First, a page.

Second, let’s define a federated system as one in which there are many small centralized networks that loosely coordinate with each other. The most widespread federated social networks are email and the Fediverse, of which Mastodon is the most widespread implementation.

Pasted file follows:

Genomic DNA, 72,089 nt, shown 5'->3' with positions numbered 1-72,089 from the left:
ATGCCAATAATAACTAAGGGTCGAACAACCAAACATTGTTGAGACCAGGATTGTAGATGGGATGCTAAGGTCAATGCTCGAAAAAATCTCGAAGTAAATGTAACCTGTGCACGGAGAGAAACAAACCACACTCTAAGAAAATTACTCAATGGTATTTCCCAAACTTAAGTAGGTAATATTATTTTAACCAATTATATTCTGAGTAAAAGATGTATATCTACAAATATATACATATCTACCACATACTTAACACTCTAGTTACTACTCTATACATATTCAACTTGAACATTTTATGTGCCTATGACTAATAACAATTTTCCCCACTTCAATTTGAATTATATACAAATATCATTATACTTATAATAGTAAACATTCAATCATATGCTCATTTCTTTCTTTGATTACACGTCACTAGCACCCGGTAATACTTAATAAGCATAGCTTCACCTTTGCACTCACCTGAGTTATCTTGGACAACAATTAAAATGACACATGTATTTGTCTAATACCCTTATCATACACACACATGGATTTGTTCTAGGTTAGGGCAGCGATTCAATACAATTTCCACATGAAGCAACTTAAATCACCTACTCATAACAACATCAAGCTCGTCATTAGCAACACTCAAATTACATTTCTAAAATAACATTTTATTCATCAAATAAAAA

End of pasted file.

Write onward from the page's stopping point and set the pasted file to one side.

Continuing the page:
Email, held up as a successful example of a decentralized protocol, is highly centralized within a small set of platforms. In fact, an analysis of your email would likely show that, even if you don’t use Gmail, Google has the majority of your communications because all your friends use Gmail. That said, there are multiple widely used open source implementations of email servers, in stark contrast to Bitcoin and Mastodon, and — this is key — it’s very easy to run your own server. Despite this fact, the vast majority of people don’t run their own server, which doesn’t bode well for more complex software.